Intellectual engagement and cognitive ability in later life (the “use it or lose it” conjecture): longitudinal, prospective study

BMJ 2018;363:k4925

This longitudinal, prospective, observational study aims to examine the association between intellectual engagement and cognitive ability in later life, and determine whether the maintenance of intellectual engagement will offset age related cognitive decline.  The study concludes that self reported engagement is not associated with the trajectory of cognitive decline in late life, but is associated with the acquisition of ability during the life course. Overall, findings suggest that high performing adults engage and those that engage more being protected from relative decline.

Click here to view the full paper.

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Seven principles for public engagement in research and innovation policymaking: A guide from Nesta’s Inclusive Innovation team

Nesta, November 2018

Why should researchers, innovators and those whose jobs it is to regulate technology engage with people who aren’t like them on topics like research and innovation?

  • To give those in power a broader range of potential futures to aspire to
  • To encourage researchers and policymakers to think about broader social, political and ethical issues
  • To improve research and innovation
  • To make sure the benefits of research and innovation are shared widely

Proposes the following 7 key principles:

  • Supported by those with the power to change things
  • Open to experimentation
  • Designed with a clear goal in mind
  • Sensible about measures of success
  • Targeted at specific audiences and communities not the general public
  • Beneficial for participants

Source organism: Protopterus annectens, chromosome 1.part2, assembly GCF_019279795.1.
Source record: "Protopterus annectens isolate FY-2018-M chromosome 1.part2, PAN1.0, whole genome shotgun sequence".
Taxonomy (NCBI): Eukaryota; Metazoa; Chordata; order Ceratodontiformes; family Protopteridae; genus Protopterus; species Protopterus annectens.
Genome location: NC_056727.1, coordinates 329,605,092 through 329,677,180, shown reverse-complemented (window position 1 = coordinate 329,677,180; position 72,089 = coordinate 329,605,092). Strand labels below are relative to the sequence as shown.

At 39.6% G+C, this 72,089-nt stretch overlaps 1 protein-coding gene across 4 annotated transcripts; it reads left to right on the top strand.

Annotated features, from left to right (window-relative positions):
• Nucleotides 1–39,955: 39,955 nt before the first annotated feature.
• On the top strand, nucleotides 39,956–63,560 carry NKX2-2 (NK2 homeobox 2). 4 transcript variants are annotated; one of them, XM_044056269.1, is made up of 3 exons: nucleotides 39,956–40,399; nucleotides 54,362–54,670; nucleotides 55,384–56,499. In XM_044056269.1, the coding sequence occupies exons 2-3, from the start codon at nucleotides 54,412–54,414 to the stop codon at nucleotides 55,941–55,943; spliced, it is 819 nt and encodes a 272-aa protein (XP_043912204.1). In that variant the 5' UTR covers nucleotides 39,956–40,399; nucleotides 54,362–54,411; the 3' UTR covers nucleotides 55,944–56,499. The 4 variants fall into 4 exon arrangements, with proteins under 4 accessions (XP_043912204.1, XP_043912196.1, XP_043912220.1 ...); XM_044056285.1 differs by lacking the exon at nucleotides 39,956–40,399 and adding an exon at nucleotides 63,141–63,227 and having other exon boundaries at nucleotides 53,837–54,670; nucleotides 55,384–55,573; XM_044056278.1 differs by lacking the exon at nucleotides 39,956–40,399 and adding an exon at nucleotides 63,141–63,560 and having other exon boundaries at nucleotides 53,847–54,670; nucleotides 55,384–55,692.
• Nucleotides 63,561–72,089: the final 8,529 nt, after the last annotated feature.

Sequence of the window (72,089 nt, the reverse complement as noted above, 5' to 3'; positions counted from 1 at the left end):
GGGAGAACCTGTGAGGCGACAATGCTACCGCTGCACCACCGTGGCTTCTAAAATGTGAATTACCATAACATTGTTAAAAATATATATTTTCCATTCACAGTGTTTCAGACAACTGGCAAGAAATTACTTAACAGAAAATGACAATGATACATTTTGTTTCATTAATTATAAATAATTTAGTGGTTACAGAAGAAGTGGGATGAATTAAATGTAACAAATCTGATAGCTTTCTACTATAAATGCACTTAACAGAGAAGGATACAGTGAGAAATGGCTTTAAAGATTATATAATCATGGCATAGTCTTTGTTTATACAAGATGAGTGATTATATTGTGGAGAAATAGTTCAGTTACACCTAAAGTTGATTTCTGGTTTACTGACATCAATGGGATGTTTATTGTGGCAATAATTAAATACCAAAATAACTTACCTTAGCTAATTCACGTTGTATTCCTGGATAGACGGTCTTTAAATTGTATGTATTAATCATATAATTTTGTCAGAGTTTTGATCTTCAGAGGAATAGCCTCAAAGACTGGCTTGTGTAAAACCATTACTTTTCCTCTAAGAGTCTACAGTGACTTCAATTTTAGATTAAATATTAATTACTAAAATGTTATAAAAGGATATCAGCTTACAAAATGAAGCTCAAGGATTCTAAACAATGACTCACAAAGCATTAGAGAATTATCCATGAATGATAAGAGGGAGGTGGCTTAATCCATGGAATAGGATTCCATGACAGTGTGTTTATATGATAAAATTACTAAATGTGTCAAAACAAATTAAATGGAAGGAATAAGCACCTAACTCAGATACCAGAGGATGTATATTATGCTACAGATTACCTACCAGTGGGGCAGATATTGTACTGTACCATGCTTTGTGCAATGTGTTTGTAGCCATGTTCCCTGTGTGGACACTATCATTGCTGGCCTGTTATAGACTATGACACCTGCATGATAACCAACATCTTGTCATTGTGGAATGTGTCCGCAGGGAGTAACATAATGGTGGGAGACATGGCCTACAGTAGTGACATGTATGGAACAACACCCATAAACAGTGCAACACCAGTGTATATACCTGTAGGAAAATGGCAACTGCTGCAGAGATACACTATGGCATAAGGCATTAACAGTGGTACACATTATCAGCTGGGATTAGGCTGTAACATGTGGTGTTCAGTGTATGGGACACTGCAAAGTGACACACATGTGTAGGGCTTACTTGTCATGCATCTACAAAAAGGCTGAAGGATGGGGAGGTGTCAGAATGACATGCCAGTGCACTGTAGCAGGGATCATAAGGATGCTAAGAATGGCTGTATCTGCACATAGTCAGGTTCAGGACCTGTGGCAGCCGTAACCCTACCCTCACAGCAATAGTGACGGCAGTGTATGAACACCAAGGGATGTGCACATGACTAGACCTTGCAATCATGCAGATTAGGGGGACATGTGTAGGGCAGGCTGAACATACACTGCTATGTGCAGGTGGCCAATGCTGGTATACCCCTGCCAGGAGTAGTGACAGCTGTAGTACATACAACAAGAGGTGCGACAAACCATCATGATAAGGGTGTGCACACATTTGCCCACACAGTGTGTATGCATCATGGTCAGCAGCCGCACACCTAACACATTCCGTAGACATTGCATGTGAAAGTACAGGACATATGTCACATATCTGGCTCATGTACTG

• Informed and facilitated

Click here to view the full report.

Ensuring access to medicines: How to stimulate innovation to meet patients’ needs?: (Policy Brief 29)

European Observatory on Health Systems and Policies, November 2018

Brief that aims to inform discussions about stimulating more meaningful productivity in terms of pharmaceutical R&D. More specifically, it explores how R&D efforts can be steered to areas of unmet clinical needs and how efficiency in the R&D process can be increased. It also explicitly considers concrete options for strengthening cooperation between European Union member states in this context.

Click here to view the full report.

Research integrity: clinical trials transparency: Tenth Report of Session 2017–19 Report, together with formal minutes relating to the report

House of Commons Science and Technology Committee, November 2018

Selective non-publication of the results of research distorts the published evidence base and is a threat to research integrity. In the case of clinical trials, non-publication of results means that information on the efficacy of new drugs or other medical interventions cannot be used. Falling short on ‘clinical trials transparency’ in this way presents risks to human health, contributes to research wastage and means that clinical decisions are made without access to all the available evidence.

A range of UK and EU rules and guidelines are now in force to improve clinical trials transparency, in terms of tackling non-registration, non-reporting and mis-reporting. However, despite these rules, around half of clinical trials are currently left unreported, clinical trial registration is not yet universal in the UK, and reported outcomes do not always align with the original study proposal.

Click here to view the full report.

Priorities for Adult Social Work Research: Results from the James Lind Alliance Priority Setting Partnership for adult social work

Department of Health and Social Care, November 2018

This report sets out the top ten priorities for adult social work research. It aims to help make sure future research answers the questions that are important to social workers and those who are in contact with them. The priorities cover a broad range of themes and issues for adult social workers. These will help to improve understanding of the social work approaches and interventions that work and why, and help to achieve the best outcomes for people and their carers.

Click here to view the report.

World Alzheimer Report 2018: The State Of The Art Of Dementia Research: New Frontiers

Alzheimer’s Disease International, September 2018

Alzheimer’s Disease International report that looks at a broad cross section of research areas including basic science; diagnosis; drug discovery; risk reduction and epidemiology. With the continued absence of a disease modifying treatment, the report also features progress, innovation and developments in care research. It highlights an urgent need for increased and sustainable funding for dementia research.

Click here to view the full report.